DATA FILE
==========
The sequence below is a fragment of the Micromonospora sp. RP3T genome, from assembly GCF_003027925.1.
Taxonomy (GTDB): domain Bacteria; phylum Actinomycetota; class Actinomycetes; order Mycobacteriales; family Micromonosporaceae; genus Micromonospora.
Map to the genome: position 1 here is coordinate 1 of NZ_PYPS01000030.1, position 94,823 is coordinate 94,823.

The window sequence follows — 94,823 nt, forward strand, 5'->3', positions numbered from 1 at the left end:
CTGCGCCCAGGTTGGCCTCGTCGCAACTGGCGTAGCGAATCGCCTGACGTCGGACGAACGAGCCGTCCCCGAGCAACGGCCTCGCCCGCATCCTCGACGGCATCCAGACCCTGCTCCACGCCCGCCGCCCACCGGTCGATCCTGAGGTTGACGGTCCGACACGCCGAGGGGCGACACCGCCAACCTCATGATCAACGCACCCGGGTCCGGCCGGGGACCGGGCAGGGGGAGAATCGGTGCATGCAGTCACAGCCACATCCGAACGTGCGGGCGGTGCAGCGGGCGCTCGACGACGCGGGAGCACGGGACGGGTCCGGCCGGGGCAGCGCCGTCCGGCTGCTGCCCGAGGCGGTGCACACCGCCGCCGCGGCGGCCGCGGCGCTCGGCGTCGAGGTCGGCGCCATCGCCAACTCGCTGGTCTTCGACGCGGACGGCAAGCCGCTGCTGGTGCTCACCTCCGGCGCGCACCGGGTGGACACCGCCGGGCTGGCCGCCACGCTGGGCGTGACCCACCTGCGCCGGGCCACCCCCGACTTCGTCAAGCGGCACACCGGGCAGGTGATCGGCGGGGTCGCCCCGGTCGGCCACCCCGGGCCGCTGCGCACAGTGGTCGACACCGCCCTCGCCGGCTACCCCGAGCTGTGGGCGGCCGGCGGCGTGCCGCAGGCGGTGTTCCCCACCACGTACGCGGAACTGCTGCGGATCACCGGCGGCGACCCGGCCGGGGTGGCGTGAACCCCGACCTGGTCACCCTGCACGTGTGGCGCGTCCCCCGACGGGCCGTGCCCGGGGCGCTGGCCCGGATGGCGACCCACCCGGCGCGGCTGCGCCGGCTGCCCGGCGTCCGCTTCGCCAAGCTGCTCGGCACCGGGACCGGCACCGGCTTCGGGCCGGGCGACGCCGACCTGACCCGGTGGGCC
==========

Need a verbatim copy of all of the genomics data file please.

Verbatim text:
The sequence below is a fragment of the Micromonospora sp. RP3T genome, from assembly GCF_003027925.1.
Taxonomy (GTDB): domain Bacteria; phylum Actinomycetota; class Actinomycetes; order Mycobacteriales; family Micromonosporaceae; genus Micromonospora.
Map to the genome: position 1 here is coordinate 1 of NZ_PYPS01000030.1, position 94,823 is coordinate 94,823.

The window sequence follows — 94,823 nt, forward strand, 5'->3', positions numbered from 1 at the left end:
CTGCGCCCAGGTTGGCCTCGTCGCAACTGGCGTAGCGAATCGCCTGACGTCGGACGAACGAGCCGTCCCCGAGCAACGGCCTCGCCCGCATCCTCGACGGCATCCAGACCCTGCTCCACGCCCGCCGCCCACCGGTCGATCCTGAGGTTGACGGTCCGACACGCCGAGGGGCGACACCGCCAACCTCATGATCAACGCACCCGGGTCCGGCCGGGGACCGGGCAGGGGGAGAATCGGTGCATGCAGTCACAGCCACATCCGAACGTGCGGGCGGTGCAGCGGGCGCTCGACGACGCGGGAGCACGGGACGGGTCCGGCCGGGGCAGCGCCGTCCGGCTGCTGCCCGAGGCGGTGCACACCGCCGCCGCGGCGGCCGCGGCGCTCGGCGTCGAGGTCGGCGCCATCGCCAACTCGCTGGTCTTCGACGCGGACGGCAAGCCGCTGCTGGTGCTCACCTCCGGCGCGCACCGGGTGGACACCGCCGGGCTGGCCGCCACGCTGGGCGTGACCCACCTGCGCCGGGCCACCCCCGACTTCGTCAAGCGGCACACCGGGCAGGTGATCGGCGGGGTCGCCCCGGTCGGCCACCCCGGGCCGCTGCGCACAGTGGTCGACACCGCCCTCGCCGGCTACCCCGAGCTGTGGGCGGCCGGCGGCGTGCCGCAGGCGGTGTTCCCCACCACGTACGCGGAACTGCTGCGGATCACCGGCGGCGACCCGGCCGGGGTGGCGTGAACCCCGACCTGGTCACCCTGCACGTGTGGCGCGTCCCCCGACGGGCCGTGCCCGGGGCGCTGGCCCGGATGGCGACCCACCCGGCGCGGCTGCGCCGGCTGCCCGGCGTCCGCTTCGCCAAGCTGCTCGGCACCGGGACCGGCACCGGCTTCGGGCCGGGCGACGCCGACCTGACCCGGTGGGCC